Antonio Esfandiari: The $18m magic man

He’s the most successful tournament player in history, after winning over $18m in one tournament. Paul Cheung finds out what’s next for the magician…

Prior to 2012, it was hard to know what Antonio Esfandiari’s enduring legacy in poker would be. In the decade since he’d been on the scene, the ‘magician’ moniker which he’d flouted in the early part of his career had faded away and he seemed just one of the ‘old school’ live pros who was a constant fixture on televised poker shows. You’d tune in not to see if he’d make an amazing play but simply to be quietly entertained/annoyed by the banter between him and the likes of Phil Laak and Phil Hellmuth.

Despite having a WSOP bracelet, a couple of WPT titles and several million dollars to his name, his poker skills were never uttered in the same breath as his peers. He even seemed to know the limitations of his game versus the highest calibre players. In that famous High Stakes Poker season 2 hand featuring Gus Hansen’s quads against Daniel Negreanu’s full house, Esfandiari looks down at his A-Q, ruminating his next move. ‘Out of position against Gus and Daniel?’ before tossing it away disgustedly, ‘What a load of garbage…’

As of February 2013, it’s safe to say that Esfandiari’s stock has soared in remarkable fashion. In July 2012 he pocketed over $18 million by winning the WSOP’s Big One for One Drop event. What’s more he did so by beating all those old school pros that he was so used to playing a supporting role to. The 34-year-old instantly rocketed to the top of the all-time money list with an astounding $23m in career winnings and although he quickly acknowledged that some of his historic win went to anonymous creditors, he admits that ‘it was the biggest win he’d ever had’.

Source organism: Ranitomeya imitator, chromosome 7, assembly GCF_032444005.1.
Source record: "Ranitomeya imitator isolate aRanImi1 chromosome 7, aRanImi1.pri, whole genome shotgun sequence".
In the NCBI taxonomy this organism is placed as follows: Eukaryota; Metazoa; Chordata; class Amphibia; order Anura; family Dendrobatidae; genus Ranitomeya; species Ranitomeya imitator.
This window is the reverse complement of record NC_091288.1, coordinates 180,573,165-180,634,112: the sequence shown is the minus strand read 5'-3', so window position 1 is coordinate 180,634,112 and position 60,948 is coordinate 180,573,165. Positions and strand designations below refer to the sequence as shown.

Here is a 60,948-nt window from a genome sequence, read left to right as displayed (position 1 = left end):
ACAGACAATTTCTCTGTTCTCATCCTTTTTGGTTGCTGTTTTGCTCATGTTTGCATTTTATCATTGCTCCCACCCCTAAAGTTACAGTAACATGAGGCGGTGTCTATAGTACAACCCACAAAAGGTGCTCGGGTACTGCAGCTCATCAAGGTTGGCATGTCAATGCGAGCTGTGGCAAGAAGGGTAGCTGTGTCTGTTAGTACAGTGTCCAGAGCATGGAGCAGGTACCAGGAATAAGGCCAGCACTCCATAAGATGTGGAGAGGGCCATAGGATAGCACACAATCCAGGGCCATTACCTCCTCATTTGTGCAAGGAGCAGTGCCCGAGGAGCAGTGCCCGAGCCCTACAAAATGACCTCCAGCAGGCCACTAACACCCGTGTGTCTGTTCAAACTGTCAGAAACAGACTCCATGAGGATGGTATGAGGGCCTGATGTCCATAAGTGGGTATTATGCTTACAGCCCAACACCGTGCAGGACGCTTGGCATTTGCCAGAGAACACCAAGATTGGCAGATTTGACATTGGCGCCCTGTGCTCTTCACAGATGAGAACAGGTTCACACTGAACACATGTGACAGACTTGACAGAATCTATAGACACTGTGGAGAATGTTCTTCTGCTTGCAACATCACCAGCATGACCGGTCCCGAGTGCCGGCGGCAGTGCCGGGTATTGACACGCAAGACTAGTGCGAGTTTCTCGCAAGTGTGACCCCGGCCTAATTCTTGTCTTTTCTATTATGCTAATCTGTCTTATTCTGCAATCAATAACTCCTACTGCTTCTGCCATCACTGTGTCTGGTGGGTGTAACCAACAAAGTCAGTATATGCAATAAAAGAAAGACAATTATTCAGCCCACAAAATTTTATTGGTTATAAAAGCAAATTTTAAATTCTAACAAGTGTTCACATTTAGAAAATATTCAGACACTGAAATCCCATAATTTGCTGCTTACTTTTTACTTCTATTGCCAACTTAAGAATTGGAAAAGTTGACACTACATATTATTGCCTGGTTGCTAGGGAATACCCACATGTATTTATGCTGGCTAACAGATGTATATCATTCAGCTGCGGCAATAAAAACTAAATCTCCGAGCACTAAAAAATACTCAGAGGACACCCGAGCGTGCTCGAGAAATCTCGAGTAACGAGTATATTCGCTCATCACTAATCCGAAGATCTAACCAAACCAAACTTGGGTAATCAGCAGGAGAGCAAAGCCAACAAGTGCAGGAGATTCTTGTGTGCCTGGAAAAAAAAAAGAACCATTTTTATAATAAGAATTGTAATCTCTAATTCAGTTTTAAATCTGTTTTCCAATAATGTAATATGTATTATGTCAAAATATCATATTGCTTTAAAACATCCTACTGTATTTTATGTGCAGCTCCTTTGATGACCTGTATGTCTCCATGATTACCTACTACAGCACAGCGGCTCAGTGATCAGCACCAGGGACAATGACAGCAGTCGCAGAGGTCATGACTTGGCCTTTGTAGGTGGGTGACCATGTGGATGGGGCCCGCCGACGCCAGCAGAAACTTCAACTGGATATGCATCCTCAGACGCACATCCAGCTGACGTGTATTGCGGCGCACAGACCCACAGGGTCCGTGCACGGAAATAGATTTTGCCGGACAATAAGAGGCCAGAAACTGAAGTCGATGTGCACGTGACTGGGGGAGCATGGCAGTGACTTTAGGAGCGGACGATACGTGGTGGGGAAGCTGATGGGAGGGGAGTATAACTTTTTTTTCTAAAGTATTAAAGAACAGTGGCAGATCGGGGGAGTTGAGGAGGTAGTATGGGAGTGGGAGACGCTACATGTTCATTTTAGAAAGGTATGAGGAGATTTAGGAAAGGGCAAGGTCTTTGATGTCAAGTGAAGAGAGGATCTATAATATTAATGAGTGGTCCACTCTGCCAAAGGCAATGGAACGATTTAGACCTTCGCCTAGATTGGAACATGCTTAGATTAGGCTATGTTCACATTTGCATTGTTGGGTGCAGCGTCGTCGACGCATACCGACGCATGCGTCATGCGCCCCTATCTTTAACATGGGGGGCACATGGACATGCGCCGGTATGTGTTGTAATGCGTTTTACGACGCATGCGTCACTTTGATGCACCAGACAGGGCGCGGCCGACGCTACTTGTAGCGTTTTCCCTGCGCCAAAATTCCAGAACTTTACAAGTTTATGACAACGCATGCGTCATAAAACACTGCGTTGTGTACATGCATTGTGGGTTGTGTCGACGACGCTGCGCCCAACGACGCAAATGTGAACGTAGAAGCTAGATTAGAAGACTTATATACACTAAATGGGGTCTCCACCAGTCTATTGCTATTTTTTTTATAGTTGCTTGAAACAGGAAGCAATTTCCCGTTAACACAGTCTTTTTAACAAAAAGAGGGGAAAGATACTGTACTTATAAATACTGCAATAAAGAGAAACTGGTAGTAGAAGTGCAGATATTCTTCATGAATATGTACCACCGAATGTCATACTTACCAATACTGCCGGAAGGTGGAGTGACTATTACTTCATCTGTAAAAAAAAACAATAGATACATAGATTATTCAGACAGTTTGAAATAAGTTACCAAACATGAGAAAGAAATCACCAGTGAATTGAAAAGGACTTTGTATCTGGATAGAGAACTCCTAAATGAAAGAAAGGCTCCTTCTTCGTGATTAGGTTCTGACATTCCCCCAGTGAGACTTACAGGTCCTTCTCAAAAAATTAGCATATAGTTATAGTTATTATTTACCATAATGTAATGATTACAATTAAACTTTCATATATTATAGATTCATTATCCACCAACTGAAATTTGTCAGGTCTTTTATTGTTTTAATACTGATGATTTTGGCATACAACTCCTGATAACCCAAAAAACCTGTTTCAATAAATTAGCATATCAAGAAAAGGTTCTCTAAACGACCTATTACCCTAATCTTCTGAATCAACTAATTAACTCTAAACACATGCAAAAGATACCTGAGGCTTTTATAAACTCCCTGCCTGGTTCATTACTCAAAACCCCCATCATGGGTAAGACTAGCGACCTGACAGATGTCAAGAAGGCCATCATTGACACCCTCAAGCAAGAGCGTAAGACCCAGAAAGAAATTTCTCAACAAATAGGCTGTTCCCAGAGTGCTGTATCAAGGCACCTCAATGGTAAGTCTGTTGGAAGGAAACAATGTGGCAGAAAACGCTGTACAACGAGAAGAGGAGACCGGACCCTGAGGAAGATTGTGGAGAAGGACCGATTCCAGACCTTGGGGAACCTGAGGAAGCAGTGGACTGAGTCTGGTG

Esfandiari went on to close out 2012 in some style too, snatching another bracelet (his third) at the WSOP Europe and rounding off the year with a fourth place finish at the WPT Five Diamond Classic. We caught up with Esfandiari shortly after his epic travelling session across Asia to find out how he can possibly top the last 12 months.

PokerPlayer: What are you up to right at this moment?

Antonio Esfandiari: I am going from New York to DC, I have a meeting with a potential creator for [TV show] I Bet You 2. It’s probably 10% so I don’t want to talk about it and have it not happen! It won’t be I Bet You exactly but it will be a spin-off with Phil and Antonio.

How much do you see Phil nowadays?

AE: I try and see him as often as possible. I haven’t seen him for a while, but I’m actually going to see him in a few hours.

How has your relationship changed?

AE: It’s still the same, I love him. He’s just one of the most fun guys I know. We never really talked poker and we still don’t.

Do you have similar outlooks on life?

AE: Not really. I do a lot more going out to eat and hanging out. He’s a much harder worker than I am. He likes to play poker and sometimes he’ll just go down to the Commerce to play. I like to chill with friends and take it easy.

Are most of your close friends poker players?

AE: No, not really. There’s only a few poker players that are my true friends: Brian Rast, Phil Laak. I just don’t want to talk about poker all day, poker players just like talking about the game all the time.

Where have you travelled to recently?

AE: I was in Australia, I then went to Malaysia, Macau and Hong Kong. It was over about four months, just me but meeting friends in different places.